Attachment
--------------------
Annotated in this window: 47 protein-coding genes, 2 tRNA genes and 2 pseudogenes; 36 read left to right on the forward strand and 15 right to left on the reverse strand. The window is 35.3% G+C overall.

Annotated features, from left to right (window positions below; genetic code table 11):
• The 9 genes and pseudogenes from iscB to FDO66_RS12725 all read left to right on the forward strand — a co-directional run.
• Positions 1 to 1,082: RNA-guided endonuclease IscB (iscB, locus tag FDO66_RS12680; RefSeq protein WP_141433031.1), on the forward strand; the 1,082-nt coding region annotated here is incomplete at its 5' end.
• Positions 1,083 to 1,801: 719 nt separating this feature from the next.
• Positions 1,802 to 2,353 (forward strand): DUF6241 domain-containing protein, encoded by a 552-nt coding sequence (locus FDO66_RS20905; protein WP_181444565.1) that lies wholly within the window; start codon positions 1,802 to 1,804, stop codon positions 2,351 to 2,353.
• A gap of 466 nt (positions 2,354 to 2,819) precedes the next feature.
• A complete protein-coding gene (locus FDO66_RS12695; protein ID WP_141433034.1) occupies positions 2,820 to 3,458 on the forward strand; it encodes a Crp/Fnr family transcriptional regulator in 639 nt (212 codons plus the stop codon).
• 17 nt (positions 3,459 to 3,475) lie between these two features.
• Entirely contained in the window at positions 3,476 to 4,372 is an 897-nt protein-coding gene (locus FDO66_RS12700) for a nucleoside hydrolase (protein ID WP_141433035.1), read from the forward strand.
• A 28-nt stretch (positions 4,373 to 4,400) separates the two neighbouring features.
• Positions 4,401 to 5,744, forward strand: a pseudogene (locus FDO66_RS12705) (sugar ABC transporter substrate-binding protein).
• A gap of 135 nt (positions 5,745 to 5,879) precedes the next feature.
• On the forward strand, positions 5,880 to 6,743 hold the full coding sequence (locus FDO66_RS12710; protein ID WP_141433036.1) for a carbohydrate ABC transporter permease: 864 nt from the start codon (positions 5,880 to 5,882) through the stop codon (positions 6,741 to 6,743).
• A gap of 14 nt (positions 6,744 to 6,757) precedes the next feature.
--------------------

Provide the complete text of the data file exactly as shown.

Annotated in this window: 47 protein-coding genes, 2 tRNA genes and 2 pseudogenes; 36 read left to right on the forward strand and 15 right to left on the reverse strand. The window is 35.3% G+C overall.

Annotated features, from left to right (window positions below; genetic code table 11):
• The 9 genes and pseudogenes from iscB to FDO66_RS12725 all read left to right on the forward strand — a co-directional run.
• Positions 1 to 1,082: RNA-guided endonuclease IscB (iscB, locus tag FDO66_RS12680; RefSeq protein WP_141433031.1), on the forward strand; the 1,082-nt coding region annotated here is incomplete at its 5' end.
• Positions 1,083 to 1,801: 719 nt separating this feature from the next.
• Positions 1,802 to 2,353 (forward strand): DUF6241 domain-containing protein, encoded by a 552-nt coding sequence (locus FDO66_RS20905; protein WP_181444565.1) that lies wholly within the window; start codon positions 1,802 to 1,804, stop codon positions 2,351 to 2,353.
• A gap of 466 nt (positions 2,354 to 2,819) precedes the next feature.
• A complete protein-coding gene (locus FDO66_RS12695; protein ID WP_141433034.1) occupies positions 2,820 to 3,458 on the forward strand; it encodes a Crp/Fnr family transcriptional regulator in 639 nt (212 codons plus the stop codon).
• 17 nt (positions 3,459 to 3,475) lie between these two features.
• Entirely contained in the window at positions 3,476 to 4,372 is an 897-nt protein-coding gene (locus FDO66_RS12700) for a nucleoside hydrolase (protein ID WP_141433035.1), read from the forward strand.
• A 28-nt stretch (positions 4,373 to 4,400) separates the two neighbouring features.
• Positions 4,401 to 5,744, forward strand: a pseudogene (locus FDO66_RS12705) (sugar ABC transporter substrate-binding protein).
• A gap of 135 nt (positions 5,745 to 5,879) precedes the next feature.
• On the forward strand, positions 5,880 to 6,743 hold the full coding sequence (locus FDO66_RS12710; protein ID WP_141433036.1) for a carbohydrate ABC transporter permease: 864 nt from the start codon (positions 5,880 to 5,882) through the stop codon (positions 6,741 to 6,743).
• A gap of 14 nt (positions 6,744 to 6,757) precedes the next feature.